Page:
Mount Windows DFS in Linux with Kerberos

1. Use case:
some time you need to transfer large data files (e.g. vmware image files) between a windows system and a linux system, what i did before is to use the winscp client to transfer the data from windows to linux, or use winscp client to get the data from linux to windows. Since it is a big sized file (2 GB), it will take about 30-60 minutes depending on your LAN speed.
The new Solution is to use a windows DFS shared drive in windows environment, and mount the windows DFS with kerberos in Linux Systems. So you can write and get the file from all of your systems. And it is very fast (10MB/s) in the file transfer.

2. Package needed:
smbclient, pam_krb5, krb5-client are needed for using kerberos to mount DFS.
In SLES11 just click kerberos client and smbclient in yast2, the package will be installed automatically.

3. Configure Kerberos in Linux:
/etc/krb5.conf:

[libdefaults]
default_realm = <your domain name in upper case>
udp_preference_limit = 0
[realms]
<your domain name in upper case> = {
kdc = <your Active Directory server name>.<your domain name>
}
[logging]
kdc = <FILE:/var/log/krb5/krb5kdc.log>
admin_server =<FILE:/var/log/krb5/kadmind.log>
default = SYSLOG:NOTICE:DAEMON

4. To apply for a TGT  in Shell:
$root> kinit <Username>
Mostly the first letter of your active directory Username should be in Uppercase.
klist checks, if you have a TGT (ticket granting ticket),  as result you should get the following in shell:
klist
Ticket cache:
<FILE:/tmp/krb5cc_500>
Default principal: < your username >@ < your domain name >
Valid starting           Expires                        Service principal
08/30/10 12:21:22  08/30/10 22:21:25  krbtgt/<your domain name>@<your domain name>
renew until 08/31/10 12:21:22

Becarefull in using the tgt for authetication, the client should have the same NTP time Server as the TGT Server.

5.a Mount as “root” Windows DFS shared drive with mount.cifs :
Mount Command:

/sbin/mount.cifs <share path> <mount path> -o user=<Username>,dom=<domain name in Uppercase>,{sec=krb5|password=xxxxxx}

e.g. /sbin/mount.cifs //dfs/Home/Dummy /windowsShare -o user=Dummy,dom=DOMAIN1,sec=krb5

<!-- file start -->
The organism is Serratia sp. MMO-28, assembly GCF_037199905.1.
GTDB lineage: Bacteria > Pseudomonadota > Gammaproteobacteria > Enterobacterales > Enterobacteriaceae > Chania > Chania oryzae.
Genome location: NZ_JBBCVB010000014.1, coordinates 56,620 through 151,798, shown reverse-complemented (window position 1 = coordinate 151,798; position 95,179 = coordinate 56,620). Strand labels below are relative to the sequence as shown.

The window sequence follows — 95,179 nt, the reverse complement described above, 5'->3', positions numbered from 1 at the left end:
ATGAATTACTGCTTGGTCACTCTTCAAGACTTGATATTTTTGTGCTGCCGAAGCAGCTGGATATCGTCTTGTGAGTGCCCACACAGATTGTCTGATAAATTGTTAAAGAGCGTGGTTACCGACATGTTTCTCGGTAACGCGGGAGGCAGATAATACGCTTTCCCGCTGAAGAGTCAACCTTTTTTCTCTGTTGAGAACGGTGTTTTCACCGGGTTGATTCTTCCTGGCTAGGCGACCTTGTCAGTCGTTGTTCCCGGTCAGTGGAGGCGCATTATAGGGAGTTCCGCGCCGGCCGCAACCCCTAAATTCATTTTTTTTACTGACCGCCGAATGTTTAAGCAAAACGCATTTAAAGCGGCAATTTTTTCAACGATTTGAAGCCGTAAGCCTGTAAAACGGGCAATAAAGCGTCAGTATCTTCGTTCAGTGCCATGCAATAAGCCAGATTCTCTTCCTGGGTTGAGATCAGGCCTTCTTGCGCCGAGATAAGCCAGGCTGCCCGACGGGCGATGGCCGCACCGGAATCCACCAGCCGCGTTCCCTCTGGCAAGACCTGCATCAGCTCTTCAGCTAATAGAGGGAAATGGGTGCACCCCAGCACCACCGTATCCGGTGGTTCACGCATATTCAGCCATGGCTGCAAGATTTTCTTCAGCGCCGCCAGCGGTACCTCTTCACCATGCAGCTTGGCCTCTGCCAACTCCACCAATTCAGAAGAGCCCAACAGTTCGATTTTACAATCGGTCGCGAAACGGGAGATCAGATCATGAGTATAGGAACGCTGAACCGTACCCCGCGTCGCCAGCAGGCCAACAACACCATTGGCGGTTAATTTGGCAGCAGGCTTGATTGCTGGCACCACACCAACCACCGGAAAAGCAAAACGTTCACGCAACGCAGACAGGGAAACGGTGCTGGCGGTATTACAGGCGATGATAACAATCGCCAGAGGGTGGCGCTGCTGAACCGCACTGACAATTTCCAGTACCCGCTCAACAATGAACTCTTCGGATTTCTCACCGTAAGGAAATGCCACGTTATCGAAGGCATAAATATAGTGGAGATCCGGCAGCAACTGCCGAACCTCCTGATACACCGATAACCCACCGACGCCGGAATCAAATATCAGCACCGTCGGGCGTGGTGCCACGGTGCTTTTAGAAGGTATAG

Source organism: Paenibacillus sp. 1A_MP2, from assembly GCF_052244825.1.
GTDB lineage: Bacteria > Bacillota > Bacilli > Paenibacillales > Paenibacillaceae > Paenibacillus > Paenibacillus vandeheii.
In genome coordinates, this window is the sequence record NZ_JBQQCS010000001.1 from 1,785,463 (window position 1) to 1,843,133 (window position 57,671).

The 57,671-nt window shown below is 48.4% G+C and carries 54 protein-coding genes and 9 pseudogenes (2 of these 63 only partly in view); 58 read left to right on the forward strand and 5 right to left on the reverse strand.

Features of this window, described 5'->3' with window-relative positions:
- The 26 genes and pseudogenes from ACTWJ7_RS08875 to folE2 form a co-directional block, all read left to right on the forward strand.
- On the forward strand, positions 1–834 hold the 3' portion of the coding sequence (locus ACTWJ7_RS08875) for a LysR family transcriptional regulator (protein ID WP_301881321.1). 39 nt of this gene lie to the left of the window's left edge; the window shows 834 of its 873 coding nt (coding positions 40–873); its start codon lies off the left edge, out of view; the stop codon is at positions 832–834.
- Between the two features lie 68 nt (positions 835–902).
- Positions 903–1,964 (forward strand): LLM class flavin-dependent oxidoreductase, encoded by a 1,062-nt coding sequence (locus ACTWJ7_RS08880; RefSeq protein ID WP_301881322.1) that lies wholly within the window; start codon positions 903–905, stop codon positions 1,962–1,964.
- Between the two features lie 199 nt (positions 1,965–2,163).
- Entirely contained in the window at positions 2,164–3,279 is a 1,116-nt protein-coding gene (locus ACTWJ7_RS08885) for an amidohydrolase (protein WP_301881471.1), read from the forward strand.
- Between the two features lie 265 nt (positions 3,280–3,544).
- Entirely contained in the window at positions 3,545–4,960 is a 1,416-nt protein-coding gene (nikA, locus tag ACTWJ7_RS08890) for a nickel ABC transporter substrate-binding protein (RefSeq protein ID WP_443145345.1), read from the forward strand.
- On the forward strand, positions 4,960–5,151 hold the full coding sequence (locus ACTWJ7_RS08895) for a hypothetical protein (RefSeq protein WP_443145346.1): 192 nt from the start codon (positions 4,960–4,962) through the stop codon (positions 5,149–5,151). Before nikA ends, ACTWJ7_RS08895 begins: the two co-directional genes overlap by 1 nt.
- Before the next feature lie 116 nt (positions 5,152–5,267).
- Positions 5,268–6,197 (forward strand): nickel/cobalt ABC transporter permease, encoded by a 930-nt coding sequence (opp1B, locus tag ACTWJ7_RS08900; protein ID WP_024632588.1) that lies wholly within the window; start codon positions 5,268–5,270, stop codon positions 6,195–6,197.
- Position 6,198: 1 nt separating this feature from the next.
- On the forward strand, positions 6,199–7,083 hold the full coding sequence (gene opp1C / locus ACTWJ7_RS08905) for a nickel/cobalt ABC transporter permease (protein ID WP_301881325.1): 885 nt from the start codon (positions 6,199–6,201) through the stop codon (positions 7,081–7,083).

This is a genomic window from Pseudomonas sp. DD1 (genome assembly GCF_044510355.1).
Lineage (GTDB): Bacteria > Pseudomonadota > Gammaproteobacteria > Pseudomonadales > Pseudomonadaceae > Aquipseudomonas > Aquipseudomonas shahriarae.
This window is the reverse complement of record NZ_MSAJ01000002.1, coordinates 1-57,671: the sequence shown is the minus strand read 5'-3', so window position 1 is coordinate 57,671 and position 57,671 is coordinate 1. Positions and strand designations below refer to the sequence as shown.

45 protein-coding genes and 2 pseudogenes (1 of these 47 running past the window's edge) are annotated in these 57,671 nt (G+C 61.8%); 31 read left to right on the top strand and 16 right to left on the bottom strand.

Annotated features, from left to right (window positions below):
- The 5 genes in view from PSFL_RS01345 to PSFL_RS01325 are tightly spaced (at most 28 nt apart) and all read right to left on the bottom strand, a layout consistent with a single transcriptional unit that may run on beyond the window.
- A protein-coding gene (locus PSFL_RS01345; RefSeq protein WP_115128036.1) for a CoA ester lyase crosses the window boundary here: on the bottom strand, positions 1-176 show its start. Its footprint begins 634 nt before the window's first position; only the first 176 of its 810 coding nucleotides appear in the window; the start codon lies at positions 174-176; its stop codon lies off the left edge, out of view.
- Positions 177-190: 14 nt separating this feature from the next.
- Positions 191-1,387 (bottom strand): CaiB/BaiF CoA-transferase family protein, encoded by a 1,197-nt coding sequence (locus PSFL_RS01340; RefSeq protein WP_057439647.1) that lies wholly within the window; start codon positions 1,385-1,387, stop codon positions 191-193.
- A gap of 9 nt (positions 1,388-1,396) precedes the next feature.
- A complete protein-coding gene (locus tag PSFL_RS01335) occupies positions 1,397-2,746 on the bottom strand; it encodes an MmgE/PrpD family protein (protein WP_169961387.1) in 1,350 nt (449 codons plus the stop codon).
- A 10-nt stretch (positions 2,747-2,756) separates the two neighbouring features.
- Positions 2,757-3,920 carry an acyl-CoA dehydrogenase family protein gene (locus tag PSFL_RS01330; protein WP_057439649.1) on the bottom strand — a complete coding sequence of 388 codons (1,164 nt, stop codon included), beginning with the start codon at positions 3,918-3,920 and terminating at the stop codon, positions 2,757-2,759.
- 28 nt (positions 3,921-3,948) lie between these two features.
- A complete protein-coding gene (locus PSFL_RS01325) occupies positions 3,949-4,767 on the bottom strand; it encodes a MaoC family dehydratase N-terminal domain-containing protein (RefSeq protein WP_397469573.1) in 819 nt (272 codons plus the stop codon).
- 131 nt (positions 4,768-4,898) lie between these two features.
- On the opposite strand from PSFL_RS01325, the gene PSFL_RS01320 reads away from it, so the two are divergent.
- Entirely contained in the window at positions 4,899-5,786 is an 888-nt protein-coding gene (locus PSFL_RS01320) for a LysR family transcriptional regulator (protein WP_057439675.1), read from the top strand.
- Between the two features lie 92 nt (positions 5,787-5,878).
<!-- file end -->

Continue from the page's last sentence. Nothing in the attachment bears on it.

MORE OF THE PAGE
in this case die windows share is unter “//dfs/Home/Dummy” reachable, and the mount path is /windowsShare in your linux, which should be created with “mkdir” before you mount DFS share, the user has the name “Dummy”. There should be NO files in the /windowsShare directory, otherwise the share directory will NOT be mounted.

5.b Access the Windows DFS shared drive as “no root user”:
If you don’t want to use root, you have to run “chmod u+s /sbin/mount.cifs” to allow user to call mount.cifs with setting the setuid-Bit (there should be no security issues about using this setuid-Bit). And then you can mount as “no root user” the windows DFS shared drive following the steps which are discripted in section 4.
If it is still not working for your linux system. Mount the DFS shared drive as “root” with the following command:

/sbin/mount.cifs <share path> <mount path> -o user=<Username>,dom=<domain name in Uppercase>,{sec=krb5|password=xxxxxx},uid=<read/write userid>
e.g.: /sbin/mount.cifs //dfs/Home/Dummy /windowsShare -o user=Dummy,dom=DOMAIN1,sec=krb5,uid=Dummy
In this Example the option “uid=Dummy” allowed user Dummy to access the DFS shared drive after the root user managed to mount it.

6. Make alias for the mount commands
in Dummy/home/.alias
$Dummy> vi .alias
insert the followint line to the .alias file:
alias mws=”/sbin/mount.cifs //dfs1/Home/Dummy /windowsShare -o user=Dummy,dom=DOMAIN1,sec=krb5″
alias ad=”kinit Dummy”
with this alias you only need to use the following commands to mount a windows DFS share:
$ Dummy> ad
$ Dummy> mws
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About yingding wang
i am looking forward to innovation in IT and Robotics

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